- Kuwait Times Extra
BAGHDAD: Hundreds of Iraqi Communist Party supporters marched through Baghdad yesterday to mark the July 14 revolution, when army officers overthrew the country’s monarchy and declared Iraq a republic. The three-hour march, which included calls for the government to improve basic services, began at the national theatre and headed towards the party’s headquarters in central Baghdad amid a heavy security presence. The demonstrators carried the flag symbolizing the 1958 revolution, pictures of Abdul Karim Qassim, the Iraqi republic’s first president and banners calling for increased jobs opportunities and better services.
On July 14, 1958, Brigadier General Qassim led a coup overthrowing the monarchy that had ruled Iraq since the modern country was founded in 1921. Unlike many Iraqi protests, which often see angry youths chanting anti-government slogs, Saturday’s Communist rally began with music and traditional dances and ended with poetry praising the revolution and Qassim. “The 14th of July revolution will be in the hearts of Iraqis even after hundreds of years and the name of the leader Abdul Karim Qassim will be held high because he was honest and sacrificed himself for Iraqis,” said Jowada Abdulkadhim, a party member.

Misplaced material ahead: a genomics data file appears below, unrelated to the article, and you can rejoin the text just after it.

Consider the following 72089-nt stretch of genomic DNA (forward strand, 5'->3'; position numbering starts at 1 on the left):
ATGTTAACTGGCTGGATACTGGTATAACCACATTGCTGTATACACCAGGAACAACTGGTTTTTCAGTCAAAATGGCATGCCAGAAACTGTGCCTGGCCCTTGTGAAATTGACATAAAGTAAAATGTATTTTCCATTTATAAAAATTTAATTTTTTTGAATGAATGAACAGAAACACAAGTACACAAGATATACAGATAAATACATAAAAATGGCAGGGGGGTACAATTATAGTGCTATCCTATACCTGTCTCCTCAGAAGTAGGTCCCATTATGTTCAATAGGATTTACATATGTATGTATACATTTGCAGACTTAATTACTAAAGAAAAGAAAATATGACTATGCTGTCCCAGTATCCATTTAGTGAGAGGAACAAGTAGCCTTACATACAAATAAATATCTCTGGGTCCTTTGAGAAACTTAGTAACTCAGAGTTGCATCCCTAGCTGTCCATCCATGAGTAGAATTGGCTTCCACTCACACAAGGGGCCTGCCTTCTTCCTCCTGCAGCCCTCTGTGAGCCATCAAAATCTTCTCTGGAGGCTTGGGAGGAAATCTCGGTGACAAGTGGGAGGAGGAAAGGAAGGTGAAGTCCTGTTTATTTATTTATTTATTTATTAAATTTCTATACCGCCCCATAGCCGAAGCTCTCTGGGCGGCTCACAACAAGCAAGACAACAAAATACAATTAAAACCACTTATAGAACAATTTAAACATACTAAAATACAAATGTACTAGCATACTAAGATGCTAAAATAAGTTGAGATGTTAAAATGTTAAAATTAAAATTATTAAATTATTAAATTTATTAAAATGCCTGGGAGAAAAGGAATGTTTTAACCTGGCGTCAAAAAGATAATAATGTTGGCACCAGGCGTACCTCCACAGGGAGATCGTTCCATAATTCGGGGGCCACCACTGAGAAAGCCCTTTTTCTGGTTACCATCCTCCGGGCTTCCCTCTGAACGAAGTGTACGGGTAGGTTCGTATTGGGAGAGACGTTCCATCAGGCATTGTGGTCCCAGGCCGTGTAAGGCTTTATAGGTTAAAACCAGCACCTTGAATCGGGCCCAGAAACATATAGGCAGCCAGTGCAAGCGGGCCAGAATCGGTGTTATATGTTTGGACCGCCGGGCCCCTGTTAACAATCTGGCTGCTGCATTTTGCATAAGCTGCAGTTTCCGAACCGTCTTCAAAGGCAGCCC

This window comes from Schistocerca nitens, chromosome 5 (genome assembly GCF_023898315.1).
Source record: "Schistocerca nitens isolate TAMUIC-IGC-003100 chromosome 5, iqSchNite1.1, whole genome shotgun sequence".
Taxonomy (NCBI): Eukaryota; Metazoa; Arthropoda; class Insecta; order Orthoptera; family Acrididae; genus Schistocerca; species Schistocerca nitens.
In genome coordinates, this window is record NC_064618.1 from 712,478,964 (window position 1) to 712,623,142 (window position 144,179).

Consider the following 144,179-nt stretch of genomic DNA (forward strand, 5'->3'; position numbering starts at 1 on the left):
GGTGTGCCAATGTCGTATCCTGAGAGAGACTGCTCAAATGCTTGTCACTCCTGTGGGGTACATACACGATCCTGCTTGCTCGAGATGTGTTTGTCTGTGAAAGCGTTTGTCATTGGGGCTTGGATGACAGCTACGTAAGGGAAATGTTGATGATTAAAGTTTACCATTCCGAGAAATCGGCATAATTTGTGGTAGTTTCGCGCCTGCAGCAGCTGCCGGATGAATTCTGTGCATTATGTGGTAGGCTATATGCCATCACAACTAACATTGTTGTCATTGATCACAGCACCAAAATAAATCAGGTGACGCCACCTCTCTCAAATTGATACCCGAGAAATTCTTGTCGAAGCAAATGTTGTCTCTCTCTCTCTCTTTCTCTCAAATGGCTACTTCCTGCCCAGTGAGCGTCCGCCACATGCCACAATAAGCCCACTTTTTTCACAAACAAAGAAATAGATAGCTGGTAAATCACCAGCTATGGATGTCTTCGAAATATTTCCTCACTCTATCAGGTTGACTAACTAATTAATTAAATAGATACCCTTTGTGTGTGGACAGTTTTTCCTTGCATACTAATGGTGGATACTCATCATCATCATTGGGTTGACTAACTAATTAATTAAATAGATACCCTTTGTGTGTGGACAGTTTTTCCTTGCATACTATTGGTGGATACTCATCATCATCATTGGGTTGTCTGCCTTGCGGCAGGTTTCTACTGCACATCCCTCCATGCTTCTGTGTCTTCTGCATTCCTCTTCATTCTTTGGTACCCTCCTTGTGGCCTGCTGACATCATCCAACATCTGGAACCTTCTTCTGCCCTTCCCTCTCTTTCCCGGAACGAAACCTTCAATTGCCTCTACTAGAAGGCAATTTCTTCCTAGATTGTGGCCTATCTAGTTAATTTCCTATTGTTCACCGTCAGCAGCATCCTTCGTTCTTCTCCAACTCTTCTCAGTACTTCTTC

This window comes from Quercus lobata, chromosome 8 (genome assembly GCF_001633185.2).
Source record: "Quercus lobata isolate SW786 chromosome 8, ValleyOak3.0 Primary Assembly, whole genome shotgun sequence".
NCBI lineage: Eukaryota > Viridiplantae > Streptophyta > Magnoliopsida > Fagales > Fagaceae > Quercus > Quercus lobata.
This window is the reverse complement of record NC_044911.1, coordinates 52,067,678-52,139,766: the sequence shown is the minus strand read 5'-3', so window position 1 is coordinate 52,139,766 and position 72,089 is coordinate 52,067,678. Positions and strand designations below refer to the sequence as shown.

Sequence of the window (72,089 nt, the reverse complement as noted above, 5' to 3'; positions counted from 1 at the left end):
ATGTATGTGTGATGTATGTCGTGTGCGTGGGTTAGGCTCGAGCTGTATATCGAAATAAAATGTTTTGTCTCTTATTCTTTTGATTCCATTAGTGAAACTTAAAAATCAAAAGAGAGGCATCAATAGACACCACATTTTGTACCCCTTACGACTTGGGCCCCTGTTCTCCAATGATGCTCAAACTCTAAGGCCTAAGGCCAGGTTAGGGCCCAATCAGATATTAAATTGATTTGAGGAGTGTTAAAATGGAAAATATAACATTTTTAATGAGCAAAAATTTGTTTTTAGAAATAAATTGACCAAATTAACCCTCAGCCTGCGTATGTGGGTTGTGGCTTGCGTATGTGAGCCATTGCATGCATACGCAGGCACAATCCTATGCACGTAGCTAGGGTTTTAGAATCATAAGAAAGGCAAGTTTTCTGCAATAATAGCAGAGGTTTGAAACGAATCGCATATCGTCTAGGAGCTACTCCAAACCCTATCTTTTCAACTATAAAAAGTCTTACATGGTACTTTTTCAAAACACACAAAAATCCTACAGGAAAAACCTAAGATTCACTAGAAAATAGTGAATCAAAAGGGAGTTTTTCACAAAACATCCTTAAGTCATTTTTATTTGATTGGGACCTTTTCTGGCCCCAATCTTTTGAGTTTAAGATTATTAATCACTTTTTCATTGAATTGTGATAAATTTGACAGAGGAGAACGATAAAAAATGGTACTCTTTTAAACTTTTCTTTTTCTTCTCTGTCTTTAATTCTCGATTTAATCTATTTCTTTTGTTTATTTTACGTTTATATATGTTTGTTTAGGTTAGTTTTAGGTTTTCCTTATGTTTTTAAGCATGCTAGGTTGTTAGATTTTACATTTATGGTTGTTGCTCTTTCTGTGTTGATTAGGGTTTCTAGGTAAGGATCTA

In another development, gunmen killed nine people, including seven members of the security forces, yesterday in separate attacks on checkpoints in north Iraq, security and medical officials said. In the deadliest shooting, five members of the security forces died when gunmen opened fire on a checkpoint in the Turkmen town of Rashidiyah, northeast of the main northern city of Mosul, an army captain said, speaking on condition of anonymity.
Two other security personnel were wounded, the officer said, without specifying how many of the dead were soldiers and policemen. Doctor Omar Danoon at Mosul hospital confirmed the toll. Iraq’s Turkish-speaking Turkmen community includes about 500,000 people living mostly in Mosul, Kirkuk and Tal Afar. They have been the target of a number of deadly attacks, blamed by local authorities on Al-Qaeda.
South of Mosul, meanwhile, four people were killed-two policemen and two civilians-when gunmen fired at a checkpoint in the village of Hammam Al-Alil, provincial police Major General Mohammed al-Juburi said. The latest violence comes amid a spike in attacks, with Iraq suffering a wave of unrest in June. At least 282 people were killed, according to an AFP tally, though government figures said 131 Iraqis died. While violence in Iraq has declined dramatically since its peak in 2006-2007, attacks remain common across the country. – Agencies
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